Most people don’t know that the USFS has an international office and, when they learn about it, wonder why a domestic agency works overseas. As with any internationally focused organization, the work our office does is all about two-way sharing information and expertise; through International Programs, USFS specialists have the opportunity to share their expertise with partners in other countries while bringing back new ideas and approaches from working in a very different context.

I coordinate the agency’s cooperative programs with partners in the Russia, Europe and Near Asia region. My team develops new partnerships and initiatives and manages cooperative natural resource projects and activities throughout the region. On a day-to-day basis, my responsibilities may include developing funding proposals, meeting with USAID and State Department colleagues to discuss US priorities in the region, implementing technical cooperation activities on specific natural resource topics, locating the right USFS specialists for overseas assignments, hosting visitors from the region for exchanges and study tours, monitoring relevant information and activities in the region, sharing information with partners on natural resource topics, managing staff, and various other – and often unexpected – things that come up during the day.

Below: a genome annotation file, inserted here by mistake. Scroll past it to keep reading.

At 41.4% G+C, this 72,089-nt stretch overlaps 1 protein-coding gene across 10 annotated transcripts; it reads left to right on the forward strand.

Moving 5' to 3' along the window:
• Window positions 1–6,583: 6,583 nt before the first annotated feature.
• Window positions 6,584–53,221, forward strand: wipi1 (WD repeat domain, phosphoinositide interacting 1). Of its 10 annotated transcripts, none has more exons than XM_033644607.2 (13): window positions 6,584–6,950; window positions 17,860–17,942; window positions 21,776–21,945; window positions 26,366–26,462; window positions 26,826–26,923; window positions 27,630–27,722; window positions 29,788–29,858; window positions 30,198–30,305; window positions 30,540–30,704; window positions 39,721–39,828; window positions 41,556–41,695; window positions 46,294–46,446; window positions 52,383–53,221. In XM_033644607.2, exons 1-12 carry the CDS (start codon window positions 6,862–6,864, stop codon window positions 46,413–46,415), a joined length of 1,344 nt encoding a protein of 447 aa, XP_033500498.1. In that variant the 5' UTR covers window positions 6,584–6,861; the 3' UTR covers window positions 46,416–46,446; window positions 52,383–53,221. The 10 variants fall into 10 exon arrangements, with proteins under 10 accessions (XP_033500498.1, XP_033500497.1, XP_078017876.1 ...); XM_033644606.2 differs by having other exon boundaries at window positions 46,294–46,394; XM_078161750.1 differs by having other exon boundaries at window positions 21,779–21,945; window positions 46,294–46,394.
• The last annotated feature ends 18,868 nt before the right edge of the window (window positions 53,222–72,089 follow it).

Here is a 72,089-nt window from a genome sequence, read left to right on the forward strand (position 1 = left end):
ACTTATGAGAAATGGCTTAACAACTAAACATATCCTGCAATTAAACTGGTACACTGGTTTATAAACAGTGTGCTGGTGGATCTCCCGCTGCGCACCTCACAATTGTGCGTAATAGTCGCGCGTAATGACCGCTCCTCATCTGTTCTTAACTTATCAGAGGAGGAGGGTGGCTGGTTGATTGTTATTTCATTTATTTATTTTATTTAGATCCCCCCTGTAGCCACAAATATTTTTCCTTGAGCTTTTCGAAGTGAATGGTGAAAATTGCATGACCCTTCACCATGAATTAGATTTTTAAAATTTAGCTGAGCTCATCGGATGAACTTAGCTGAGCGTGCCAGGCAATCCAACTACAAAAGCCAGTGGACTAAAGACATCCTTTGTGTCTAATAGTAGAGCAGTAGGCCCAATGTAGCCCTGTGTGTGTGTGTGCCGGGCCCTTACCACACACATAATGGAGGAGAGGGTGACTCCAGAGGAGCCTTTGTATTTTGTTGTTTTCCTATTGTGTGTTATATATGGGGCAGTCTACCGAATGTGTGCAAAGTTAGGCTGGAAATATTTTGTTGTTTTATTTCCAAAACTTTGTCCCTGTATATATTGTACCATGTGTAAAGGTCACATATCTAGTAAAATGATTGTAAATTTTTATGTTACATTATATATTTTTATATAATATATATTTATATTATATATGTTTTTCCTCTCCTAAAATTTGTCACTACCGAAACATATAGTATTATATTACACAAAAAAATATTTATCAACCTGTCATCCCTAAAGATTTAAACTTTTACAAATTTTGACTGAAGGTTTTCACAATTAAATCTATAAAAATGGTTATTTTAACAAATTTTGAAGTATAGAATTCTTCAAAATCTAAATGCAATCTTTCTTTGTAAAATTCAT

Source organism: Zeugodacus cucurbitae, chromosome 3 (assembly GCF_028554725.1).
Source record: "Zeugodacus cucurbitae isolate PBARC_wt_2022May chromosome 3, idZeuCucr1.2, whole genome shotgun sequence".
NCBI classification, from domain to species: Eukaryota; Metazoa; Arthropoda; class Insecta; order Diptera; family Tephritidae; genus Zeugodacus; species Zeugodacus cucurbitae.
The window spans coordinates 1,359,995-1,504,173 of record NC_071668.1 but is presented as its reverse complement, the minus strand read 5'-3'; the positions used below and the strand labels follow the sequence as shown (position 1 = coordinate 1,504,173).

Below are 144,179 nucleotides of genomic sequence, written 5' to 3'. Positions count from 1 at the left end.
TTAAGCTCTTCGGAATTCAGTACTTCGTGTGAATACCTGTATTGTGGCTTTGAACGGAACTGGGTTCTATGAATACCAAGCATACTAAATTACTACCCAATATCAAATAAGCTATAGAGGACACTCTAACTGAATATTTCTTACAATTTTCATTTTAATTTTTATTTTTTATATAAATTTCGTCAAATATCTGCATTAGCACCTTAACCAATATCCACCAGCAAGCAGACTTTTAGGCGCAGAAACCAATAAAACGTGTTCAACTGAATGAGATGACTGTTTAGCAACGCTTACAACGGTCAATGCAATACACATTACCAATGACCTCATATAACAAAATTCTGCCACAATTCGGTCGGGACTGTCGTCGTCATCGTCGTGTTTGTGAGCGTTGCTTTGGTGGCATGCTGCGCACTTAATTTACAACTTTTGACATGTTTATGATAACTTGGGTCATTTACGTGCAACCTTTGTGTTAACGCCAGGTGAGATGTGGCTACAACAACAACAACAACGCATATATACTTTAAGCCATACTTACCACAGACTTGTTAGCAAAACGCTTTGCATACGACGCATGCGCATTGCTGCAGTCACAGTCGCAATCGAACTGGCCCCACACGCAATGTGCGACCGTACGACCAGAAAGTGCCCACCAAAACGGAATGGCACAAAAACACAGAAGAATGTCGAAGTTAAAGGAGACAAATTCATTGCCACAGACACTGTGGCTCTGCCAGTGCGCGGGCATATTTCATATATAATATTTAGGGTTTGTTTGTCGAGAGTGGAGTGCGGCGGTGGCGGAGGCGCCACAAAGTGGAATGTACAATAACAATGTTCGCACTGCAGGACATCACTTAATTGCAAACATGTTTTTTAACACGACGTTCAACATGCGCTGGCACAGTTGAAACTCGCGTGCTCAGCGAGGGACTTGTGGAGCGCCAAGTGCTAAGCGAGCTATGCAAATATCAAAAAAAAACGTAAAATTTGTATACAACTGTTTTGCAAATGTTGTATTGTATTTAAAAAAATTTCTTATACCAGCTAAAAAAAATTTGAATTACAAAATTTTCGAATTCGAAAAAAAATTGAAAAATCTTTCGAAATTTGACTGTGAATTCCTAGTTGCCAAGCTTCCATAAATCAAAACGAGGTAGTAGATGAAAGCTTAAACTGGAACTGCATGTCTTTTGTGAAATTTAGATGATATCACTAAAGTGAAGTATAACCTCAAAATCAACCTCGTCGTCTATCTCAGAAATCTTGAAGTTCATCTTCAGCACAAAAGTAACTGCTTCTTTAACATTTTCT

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The US Forest Service, The National Park Service, and The Fish and Wildlife Service jointly hosted a Russian delegation of park and natural reserve managers to exchange information on protected area management in February 2011. Here, the delegation and hosts pose at St. Marks National Wildlife Refuge, FL.